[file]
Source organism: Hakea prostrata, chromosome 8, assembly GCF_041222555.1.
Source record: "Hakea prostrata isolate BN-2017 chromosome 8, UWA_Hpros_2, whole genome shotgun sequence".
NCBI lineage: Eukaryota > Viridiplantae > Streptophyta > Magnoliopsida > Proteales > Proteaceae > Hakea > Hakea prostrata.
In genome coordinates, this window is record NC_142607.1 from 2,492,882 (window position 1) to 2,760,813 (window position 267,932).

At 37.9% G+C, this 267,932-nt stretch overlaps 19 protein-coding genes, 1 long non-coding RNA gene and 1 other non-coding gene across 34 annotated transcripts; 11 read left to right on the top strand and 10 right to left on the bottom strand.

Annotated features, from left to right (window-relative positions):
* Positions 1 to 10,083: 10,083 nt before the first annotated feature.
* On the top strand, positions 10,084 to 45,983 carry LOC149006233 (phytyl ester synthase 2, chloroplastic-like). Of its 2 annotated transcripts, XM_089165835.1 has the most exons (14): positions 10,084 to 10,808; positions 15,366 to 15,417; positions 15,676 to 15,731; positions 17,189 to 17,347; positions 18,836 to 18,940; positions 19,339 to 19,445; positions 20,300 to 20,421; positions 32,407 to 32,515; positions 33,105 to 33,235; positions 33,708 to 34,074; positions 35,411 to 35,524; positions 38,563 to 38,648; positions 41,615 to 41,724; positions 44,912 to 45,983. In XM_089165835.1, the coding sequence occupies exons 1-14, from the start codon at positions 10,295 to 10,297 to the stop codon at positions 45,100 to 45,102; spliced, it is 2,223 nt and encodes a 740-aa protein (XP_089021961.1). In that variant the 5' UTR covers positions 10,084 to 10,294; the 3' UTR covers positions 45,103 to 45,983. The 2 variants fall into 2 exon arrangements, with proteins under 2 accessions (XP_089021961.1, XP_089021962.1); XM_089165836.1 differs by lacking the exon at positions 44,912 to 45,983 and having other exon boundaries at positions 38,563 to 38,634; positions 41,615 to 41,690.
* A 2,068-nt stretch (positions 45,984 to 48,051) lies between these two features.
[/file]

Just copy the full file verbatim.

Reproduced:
Source organism: Hakea prostrata, chromosome 8, assembly GCF_041222555.1.
Source record: "Hakea prostrata isolate BN-2017 chromosome 8, UWA_Hpros_2, whole genome shotgun sequence".
NCBI lineage: Eukaryota > Viridiplantae > Streptophyta > Magnoliopsida > Proteales > Proteaceae > Hakea > Hakea prostrata.
In genome coordinates, this window is record NC_142607.1 from 2,492,882 (window position 1) to 2,760,813 (window position 267,932).

At 37.9% G+C, this 267,932-nt stretch overlaps 19 protein-coding genes, 1 long non-coding RNA gene and 1 other non-coding gene across 34 annotated transcripts; 11 read left to right on the top strand and 10 right to left on the bottom strand.

Annotated features, from left to right (window-relative positions):
* Positions 1 to 10,083: 10,083 nt before the first annotated feature.
* On the top strand, positions 10,084 to 45,983 carry LOC149006233 (phytyl ester synthase 2, chloroplastic-like). Of its 2 annotated transcripts, XM_089165835.1 has the most exons (14): positions 10,084 to 10,808; positions 15,366 to 15,417; positions 15,676 to 15,731; positions 17,189 to 17,347; positions 18,836 to 18,940; positions 19,339 to 19,445; positions 20,300 to 20,421; positions 32,407 to 32,515; positions 33,105 to 33,235; positions 33,708 to 34,074; positions 35,411 to 35,524; positions 38,563 to 38,648; positions 41,615 to 41,724; positions 44,912 to 45,983. In XM_089165835.1, the coding sequence occupies exons 1-14, from the start codon at positions 10,295 to 10,297 to the stop codon at positions 45,100 to 45,102; spliced, it is 2,223 nt and encodes a 740-aa protein (XP_089021961.1). In that variant the 5' UTR covers positions 10,084 to 10,294; the 3' UTR covers positions 45,103 to 45,983. The 2 variants fall into 2 exon arrangements, with proteins under 2 accessions (XP_089021961.1, XP_089021962.1); XM_089165836.1 differs by lacking the exon at positions 44,912 to 45,983 and having other exon boundaries at positions 38,563 to 38,634; positions 41,615 to 41,690.
* A 2,068-nt stretch (positions 45,984 to 48,051) lies between these two features.